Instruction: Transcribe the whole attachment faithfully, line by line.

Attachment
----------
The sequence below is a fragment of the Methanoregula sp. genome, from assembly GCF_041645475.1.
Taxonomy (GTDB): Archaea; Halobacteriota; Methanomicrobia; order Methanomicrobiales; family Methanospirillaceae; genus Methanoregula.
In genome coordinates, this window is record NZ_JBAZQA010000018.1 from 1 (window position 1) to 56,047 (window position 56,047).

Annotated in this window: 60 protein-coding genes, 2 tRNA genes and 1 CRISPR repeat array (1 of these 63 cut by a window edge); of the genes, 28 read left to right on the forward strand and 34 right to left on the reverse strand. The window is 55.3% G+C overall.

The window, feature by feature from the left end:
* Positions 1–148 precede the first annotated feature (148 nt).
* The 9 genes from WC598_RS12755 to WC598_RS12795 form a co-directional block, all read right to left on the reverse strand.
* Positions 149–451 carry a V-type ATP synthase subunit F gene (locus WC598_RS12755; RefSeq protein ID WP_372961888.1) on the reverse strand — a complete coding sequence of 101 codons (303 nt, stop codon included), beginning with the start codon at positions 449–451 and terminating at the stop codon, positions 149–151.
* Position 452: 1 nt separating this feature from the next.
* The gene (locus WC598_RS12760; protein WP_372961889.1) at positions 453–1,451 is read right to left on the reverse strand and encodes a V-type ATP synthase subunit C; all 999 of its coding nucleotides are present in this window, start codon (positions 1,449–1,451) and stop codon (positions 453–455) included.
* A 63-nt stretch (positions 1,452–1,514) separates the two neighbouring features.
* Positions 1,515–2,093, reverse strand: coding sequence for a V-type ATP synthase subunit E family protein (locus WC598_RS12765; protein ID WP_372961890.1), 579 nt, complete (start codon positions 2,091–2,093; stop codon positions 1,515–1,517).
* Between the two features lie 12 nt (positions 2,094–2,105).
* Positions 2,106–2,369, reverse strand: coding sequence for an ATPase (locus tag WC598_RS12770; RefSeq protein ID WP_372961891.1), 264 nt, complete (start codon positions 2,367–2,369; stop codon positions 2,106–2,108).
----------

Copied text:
The sequence below is a fragment of the Methanoregula sp. genome, from assembly GCF_041645475.1.
Taxonomy (GTDB): Archaea; Halobacteriota; Methanomicrobia; order Methanomicrobiales; family Methanospirillaceae; genus Methanoregula.
In genome coordinates, this window is record NZ_JBAZQA010000018.1 from 1 (window position 1) to 56,047 (window position 56,047).

Annotated in this window: 60 protein-coding genes, 2 tRNA genes and 1 CRISPR repeat array (1 of these 63 cut by a window edge); of the genes, 28 read left to right on the forward strand and 34 right to left on the reverse strand. The window is 55.3% G+C overall.

The window, feature by feature from the left end:
* Positions 1–148 precede the first annotated feature (148 nt).
* The 9 genes from WC598_RS12755 to WC598_RS12795 form a co-directional block, all read right to left on the reverse strand.
* Positions 149–451 carry a V-type ATP synthase subunit F gene (locus WC598_RS12755; RefSeq protein ID WP_372961888.1) on the reverse strand — a complete coding sequence of 101 codons (303 nt, stop codon included), beginning with the start codon at positions 449–451 and terminating at the stop codon, positions 149–151.
* Position 452: 1 nt separating this feature from the next.
* The gene (locus WC598_RS12760; protein WP_372961889.1) at positions 453–1,451 is read right to left on the reverse strand and encodes a V-type ATP synthase subunit C; all 999 of its coding nucleotides are present in this window, start codon (positions 1,449–1,451) and stop codon (positions 453–455) included.
* A 63-nt stretch (positions 1,452–1,514) separates the two neighbouring features.
* Positions 1,515–2,093, reverse strand: coding sequence for a V-type ATP synthase subunit E family protein (locus WC598_RS12765; protein ID WP_372961890.1), 579 nt, complete (start codon positions 2,091–2,093; stop codon positions 1,515–1,517).
* Between the two features lie 12 nt (positions 2,094–2,105).
* Positions 2,106–2,369, reverse strand: coding sequence for an ATPase (locus tag WC598_RS12770; RefSeq protein ID WP_372961891.1), 264 nt, complete (start codon positions 2,367–2,369; stop codon positions 2,106–2,108).